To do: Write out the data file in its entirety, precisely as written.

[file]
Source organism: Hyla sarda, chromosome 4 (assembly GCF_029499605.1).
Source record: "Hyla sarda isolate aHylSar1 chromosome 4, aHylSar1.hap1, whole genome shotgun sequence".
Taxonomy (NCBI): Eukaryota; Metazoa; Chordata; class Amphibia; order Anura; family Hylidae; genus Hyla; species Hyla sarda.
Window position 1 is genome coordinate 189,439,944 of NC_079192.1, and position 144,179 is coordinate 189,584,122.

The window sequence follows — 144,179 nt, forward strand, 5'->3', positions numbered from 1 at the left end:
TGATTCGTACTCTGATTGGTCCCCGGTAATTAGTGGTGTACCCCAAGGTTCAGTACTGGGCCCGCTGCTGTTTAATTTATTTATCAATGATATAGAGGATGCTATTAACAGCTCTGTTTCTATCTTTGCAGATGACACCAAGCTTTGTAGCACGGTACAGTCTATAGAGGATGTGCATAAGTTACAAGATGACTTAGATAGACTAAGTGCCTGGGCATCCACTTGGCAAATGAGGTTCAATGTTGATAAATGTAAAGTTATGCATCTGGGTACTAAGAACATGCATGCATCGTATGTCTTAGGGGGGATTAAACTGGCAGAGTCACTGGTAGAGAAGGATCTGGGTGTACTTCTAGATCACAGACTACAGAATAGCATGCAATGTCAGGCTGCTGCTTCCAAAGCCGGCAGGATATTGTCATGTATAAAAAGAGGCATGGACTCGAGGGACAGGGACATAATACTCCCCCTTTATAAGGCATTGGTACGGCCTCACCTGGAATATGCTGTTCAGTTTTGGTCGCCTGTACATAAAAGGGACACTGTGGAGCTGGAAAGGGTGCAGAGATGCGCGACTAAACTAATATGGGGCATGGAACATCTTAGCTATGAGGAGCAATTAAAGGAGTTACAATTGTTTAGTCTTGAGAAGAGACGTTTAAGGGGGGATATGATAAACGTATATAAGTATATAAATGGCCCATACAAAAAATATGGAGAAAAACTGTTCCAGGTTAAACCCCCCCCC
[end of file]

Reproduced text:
Source organism: Hyla sarda, chromosome 4 (assembly GCF_029499605.1).
Source record: "Hyla sarda isolate aHylSar1 chromosome 4, aHylSar1.hap1, whole genome shotgun sequence".
Taxonomy (NCBI): Eukaryota; Metazoa; Chordata; class Amphibia; order Anura; family Hylidae; genus Hyla; species Hyla sarda.
Window position 1 is genome coordinate 189,439,944 of NC_079192.1, and position 144,179 is coordinate 189,584,122.

The window sequence follows — 144,179 nt, forward strand, 5'->3', positions numbered from 1 at the left end:
TGATTCGTACTCTGATTGGTCCCCGGTAATTAGTGGTGTACCCCAAGGTTCAGTACTGGGCCCGCTGCTGTTTAATTTATTTATCAATGATATAGAGGATGCTATTAACAGCTCTGTTTCTATCTTTGCAGATGACACCAAGCTTTGTAGCACGGTACAGTCTATAGAGGATGTGCATAAGTTACAAGATGACTTAGATAGACTAAGTGCCTGGGCATCCACTTGGCAAATGAGGTTCAATGTTGATAAATGTAAAGTTATGCATCTGGGTACTAAGAACATGCATGCATCGTATGTCTTAGGGGGGATTAAACTGGCAGAGTCACTGGTAGAGAAGGATCTGGGTGTACTTCTAGATCACAGACTACAGAATAGCATGCAATGTCAGGCTGCTGCTTCCAAAGCCGGCAGGATATTGTCATGTATAAAAAGAGGCATGGACTCGAGGGACAGGGACATAATACTCCCCCTTTATAAGGCATTGGTACGGCCTCACCTGGAATATGCTGTTCAGTTTTGGTCGCCTGTACATAAAAGGGACACTGTGGAGCTGGAAAGGGTGCAGAGATGCGCGACTAAACTAATATGGGGCATGGAACATCTTAGCTATGAGGAGCAATTAAAGGAGTTACAATTGTTTAGTCTTGAGAAGAGACGTTTAAGGGGGGATATGATAAACGTATATAAGTATATAAATGGCCCATACAAAAAATATGGAGAAAAACTGTTCCAGGTTAAACCCCCCCCC